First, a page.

a sunlit cloud of steam rose from her body, wafting away on the breeze. As she shook the water from her thick, wet fur, she loosened a spray of diamonds into the sunlight.

“Overcranked,” I learned that night, as Art and I reviewed the day’s footage back in his village edit suite, means “slow motion.” Art had filmed the entire lagoon scene—the glittering, backlit bear—at sixty frames per second, thus slowing the motion down two-and-a-half times. I sat spellbound before the display, realizing with each frame that I was bearing witness to PolarArt: the graceful marriage of the arctic and the artist.

By the time Art stood his tripod the following week, the land-bound polar bears he’d been filming since August were leaving Barter Island. They were healthy and full-bellied from feeding on bowhead remains following the whaling season. Now, with the ocean a traversable sheet of “annual ice,” the bears were free again to roam, hunting seals over the continental shelf, the pregnant sows returning to the coast to den in November.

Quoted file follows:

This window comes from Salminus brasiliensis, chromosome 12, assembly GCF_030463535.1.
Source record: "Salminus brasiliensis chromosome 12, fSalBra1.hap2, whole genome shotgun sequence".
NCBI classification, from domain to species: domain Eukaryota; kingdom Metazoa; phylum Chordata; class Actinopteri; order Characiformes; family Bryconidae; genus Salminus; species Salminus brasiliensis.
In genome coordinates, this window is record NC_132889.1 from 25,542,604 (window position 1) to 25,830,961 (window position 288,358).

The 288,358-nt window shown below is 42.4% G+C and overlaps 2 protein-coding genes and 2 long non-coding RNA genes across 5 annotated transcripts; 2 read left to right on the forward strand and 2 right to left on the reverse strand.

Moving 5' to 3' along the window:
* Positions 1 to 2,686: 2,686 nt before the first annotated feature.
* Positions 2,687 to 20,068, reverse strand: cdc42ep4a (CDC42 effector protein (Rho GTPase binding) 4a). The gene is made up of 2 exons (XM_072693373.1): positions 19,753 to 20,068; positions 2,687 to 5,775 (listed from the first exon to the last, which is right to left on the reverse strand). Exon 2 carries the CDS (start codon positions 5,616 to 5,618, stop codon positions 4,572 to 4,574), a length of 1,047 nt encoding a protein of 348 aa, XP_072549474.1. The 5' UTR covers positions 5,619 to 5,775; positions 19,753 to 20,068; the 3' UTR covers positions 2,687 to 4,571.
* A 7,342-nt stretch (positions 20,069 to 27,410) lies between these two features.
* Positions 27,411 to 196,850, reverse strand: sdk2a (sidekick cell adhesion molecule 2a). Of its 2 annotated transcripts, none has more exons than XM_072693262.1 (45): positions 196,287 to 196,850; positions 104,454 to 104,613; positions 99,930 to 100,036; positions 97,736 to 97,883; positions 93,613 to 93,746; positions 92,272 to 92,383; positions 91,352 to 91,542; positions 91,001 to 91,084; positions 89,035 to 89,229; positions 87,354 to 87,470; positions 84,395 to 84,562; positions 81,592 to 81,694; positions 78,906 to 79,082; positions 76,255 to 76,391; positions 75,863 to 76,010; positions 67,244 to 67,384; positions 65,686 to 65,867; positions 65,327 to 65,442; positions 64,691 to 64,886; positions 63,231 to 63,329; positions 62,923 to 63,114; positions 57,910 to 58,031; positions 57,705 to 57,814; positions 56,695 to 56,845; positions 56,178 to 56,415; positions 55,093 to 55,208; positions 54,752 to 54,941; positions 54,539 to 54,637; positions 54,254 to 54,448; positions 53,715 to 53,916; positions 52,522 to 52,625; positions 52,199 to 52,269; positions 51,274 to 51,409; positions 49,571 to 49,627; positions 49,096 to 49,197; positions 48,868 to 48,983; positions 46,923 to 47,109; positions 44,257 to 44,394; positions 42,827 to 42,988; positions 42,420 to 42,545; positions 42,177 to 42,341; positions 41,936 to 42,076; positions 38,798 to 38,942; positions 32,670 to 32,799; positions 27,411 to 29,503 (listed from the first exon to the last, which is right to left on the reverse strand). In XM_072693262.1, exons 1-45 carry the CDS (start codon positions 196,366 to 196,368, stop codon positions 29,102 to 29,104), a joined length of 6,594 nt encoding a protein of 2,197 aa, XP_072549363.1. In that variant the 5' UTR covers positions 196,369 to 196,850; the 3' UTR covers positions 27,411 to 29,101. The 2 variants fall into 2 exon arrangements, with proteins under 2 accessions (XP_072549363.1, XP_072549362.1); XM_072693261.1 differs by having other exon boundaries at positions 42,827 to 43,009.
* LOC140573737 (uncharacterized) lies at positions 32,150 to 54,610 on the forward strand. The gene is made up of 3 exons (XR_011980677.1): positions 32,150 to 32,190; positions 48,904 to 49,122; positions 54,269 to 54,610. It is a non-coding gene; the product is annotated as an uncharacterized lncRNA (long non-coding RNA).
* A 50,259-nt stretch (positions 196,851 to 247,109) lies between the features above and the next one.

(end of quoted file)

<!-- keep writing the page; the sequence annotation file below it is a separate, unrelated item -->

Art and I sat bundled in parkas on the edge of the continent. Facing the sea ice, we watched a ponderously large sow and her chubby cub shrink into two dots on the northern horizon.

“I just picture them with little suitcases in each hand,” Art laughed. “I call this ‘taking the big walk,’ but they’ll be back. This place is a unique confluence of culture and biology. Many of these bears were born here; the Beaufort coast is a polar bear maternity ward,” he said. “They know it's safe, and they know there’s food. As long as the Inupiat keep whaling, and as long as there are seals to hunt offshore, the bears will be back. That is, unless this place gets turned into an oilfield.”

“What happens then?” I asked, “Where would the bears go?”

Art paused, and let my question vaporize into the cold: “Exactly.”

 

 

*****

After five years in the making, Art's film about polar bears on the edge, Ice Bears of the Beaufort, was awarded "Best of Festival - Documentary" by the Black Maria Film + Video Festival. The touring festival will reach over 50 US venuesincluding the National Gallery of Art in Washington, DCbetween February and June, 2009.